Radiation therapy for nasal lymphoma
Radiation therapy for regionally confined lymphoma can be rewarding. In cats, lymphoma is the most common nasal tumor (Figure 7). Although large prospective studies are lacking, evidence from a limited number of cats treated for nasal lymphoma with
radiation therapy was favorable, with treated cats achieving a median survival time of 19 months.23-25 In our experience, disease progression in cats with nasal lymphoma appears to be more often associated with local regrowth
rather than multicentric dissemination. So the benefit of treating feline nasal lymphoma with systemic chemotherapy in addition
to curative-intent radiation requires further investigation.
FIGURE 7. A contrast-enhanced transverse computed tomographic image of a cat with a history of chronic stertor, nasal discharge,
and decreased appetite. The mass occupies the entire right nasal passage and invades the nasopharynx. Histologic examination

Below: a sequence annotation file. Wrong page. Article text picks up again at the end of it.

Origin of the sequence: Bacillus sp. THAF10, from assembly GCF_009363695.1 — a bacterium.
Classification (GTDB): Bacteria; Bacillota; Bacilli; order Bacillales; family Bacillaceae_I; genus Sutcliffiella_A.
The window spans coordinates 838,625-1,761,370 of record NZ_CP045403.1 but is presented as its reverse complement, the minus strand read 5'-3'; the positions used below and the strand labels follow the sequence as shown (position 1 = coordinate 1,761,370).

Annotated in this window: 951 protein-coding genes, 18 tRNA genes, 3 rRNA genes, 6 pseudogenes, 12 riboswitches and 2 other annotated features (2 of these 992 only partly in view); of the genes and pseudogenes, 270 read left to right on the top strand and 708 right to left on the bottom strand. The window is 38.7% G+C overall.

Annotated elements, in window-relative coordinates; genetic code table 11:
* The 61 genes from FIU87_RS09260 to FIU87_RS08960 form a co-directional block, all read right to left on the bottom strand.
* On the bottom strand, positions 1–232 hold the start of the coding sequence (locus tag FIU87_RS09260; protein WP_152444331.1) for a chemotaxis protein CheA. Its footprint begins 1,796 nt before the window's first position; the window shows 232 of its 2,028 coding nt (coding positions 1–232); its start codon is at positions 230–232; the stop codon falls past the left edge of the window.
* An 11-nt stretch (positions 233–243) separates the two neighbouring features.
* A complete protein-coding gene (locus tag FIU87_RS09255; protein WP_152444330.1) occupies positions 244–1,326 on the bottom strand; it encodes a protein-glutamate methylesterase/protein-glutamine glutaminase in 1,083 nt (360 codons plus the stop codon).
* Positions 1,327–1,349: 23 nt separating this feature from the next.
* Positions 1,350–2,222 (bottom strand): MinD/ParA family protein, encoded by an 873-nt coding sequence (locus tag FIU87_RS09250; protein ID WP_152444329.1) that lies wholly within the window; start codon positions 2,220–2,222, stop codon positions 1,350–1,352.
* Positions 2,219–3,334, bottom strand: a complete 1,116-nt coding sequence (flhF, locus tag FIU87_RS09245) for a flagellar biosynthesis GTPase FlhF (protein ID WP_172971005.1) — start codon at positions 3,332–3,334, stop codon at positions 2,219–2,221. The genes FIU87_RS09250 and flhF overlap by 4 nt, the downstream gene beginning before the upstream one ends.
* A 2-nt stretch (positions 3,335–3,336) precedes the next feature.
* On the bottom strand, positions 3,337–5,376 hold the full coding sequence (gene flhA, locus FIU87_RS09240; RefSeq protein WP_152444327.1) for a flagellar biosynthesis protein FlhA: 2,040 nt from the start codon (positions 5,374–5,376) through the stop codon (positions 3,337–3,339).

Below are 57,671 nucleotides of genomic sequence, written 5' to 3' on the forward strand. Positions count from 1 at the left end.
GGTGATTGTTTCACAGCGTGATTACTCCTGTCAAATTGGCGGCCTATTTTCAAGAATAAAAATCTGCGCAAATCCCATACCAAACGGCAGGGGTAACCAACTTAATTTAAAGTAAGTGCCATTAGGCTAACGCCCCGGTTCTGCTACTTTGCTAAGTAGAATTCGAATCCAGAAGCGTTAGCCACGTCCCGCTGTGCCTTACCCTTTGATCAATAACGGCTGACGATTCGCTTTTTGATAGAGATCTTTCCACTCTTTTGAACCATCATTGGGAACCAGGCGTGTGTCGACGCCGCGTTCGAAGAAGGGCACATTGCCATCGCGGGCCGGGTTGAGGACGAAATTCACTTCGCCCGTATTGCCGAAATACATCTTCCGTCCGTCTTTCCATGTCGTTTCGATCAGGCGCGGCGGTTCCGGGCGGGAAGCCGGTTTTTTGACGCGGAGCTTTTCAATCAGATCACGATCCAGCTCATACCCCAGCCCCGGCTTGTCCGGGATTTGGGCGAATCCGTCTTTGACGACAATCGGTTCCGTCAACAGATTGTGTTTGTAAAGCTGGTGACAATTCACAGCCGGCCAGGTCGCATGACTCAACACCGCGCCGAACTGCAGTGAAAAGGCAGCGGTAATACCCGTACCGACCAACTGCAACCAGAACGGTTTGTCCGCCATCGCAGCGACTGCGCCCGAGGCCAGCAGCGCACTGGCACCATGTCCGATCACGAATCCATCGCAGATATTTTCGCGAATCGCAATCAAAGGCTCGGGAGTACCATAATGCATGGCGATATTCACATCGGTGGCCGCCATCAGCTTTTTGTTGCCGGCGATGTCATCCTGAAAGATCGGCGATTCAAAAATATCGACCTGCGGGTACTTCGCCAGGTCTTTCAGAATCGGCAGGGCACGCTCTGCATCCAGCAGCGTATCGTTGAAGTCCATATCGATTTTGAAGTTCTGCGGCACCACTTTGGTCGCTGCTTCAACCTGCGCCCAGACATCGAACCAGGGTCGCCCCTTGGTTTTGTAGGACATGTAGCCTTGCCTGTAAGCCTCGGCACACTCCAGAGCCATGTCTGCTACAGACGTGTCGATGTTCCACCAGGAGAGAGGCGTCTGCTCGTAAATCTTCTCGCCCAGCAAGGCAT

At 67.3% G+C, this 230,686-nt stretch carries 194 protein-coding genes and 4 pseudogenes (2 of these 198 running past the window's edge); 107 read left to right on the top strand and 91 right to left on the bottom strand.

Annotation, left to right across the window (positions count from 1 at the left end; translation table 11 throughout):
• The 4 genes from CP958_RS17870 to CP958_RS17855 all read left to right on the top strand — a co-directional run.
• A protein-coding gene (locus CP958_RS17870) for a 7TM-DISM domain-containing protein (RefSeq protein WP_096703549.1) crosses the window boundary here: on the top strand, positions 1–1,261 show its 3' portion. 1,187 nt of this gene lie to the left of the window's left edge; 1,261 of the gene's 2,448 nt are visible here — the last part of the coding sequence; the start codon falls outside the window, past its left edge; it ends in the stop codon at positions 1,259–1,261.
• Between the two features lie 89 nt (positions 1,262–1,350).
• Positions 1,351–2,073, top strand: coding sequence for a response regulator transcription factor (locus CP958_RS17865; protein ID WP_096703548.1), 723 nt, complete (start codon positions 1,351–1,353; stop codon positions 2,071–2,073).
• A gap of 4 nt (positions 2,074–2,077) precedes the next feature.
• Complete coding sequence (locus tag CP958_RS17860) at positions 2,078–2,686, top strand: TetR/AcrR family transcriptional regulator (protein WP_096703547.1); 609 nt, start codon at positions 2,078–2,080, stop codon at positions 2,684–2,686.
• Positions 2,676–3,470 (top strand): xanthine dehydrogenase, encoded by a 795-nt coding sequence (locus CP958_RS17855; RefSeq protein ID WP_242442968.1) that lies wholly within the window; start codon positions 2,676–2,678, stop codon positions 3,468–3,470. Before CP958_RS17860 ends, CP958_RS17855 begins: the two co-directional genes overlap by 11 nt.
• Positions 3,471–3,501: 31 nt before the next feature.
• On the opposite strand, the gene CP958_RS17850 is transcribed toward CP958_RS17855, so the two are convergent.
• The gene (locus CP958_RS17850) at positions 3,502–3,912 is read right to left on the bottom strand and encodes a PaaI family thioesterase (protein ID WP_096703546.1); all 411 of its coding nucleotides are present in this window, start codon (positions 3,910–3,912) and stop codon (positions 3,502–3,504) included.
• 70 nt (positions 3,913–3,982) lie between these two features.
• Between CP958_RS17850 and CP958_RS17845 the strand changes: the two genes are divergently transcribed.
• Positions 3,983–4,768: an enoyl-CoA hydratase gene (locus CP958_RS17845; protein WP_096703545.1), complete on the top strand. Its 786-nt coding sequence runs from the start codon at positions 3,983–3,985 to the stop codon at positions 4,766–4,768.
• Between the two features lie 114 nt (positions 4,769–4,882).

of biopsy samples confirmed B-cell lymphoma of the nasal cavity.
Lymphoma is a common hematologic malignancy in dogs and cats that usually responds well to therapy. Systemic chemotherapy
remains the cornerstone for treating disseminated disease, while radiation therapy may be useful for localized tumor burdens.
Most dogs and cats receiving therapy are provided with good quality-of-life scores and prolonged survival times. As newer
treatment protocols are investigated and validated for use in companion animals, veterinary practitioners will be able to
offer and successfully institute these additional therapeutic options.
Timothy M. Fan, DVM, DACVIM (internal medicine, oncology)
Louis-Philippe de Lorimier, DVM
Department of Veterinary Clinical Medicine
College of Veterinary Medicine
University of Illinois
Urbana, IL 61802
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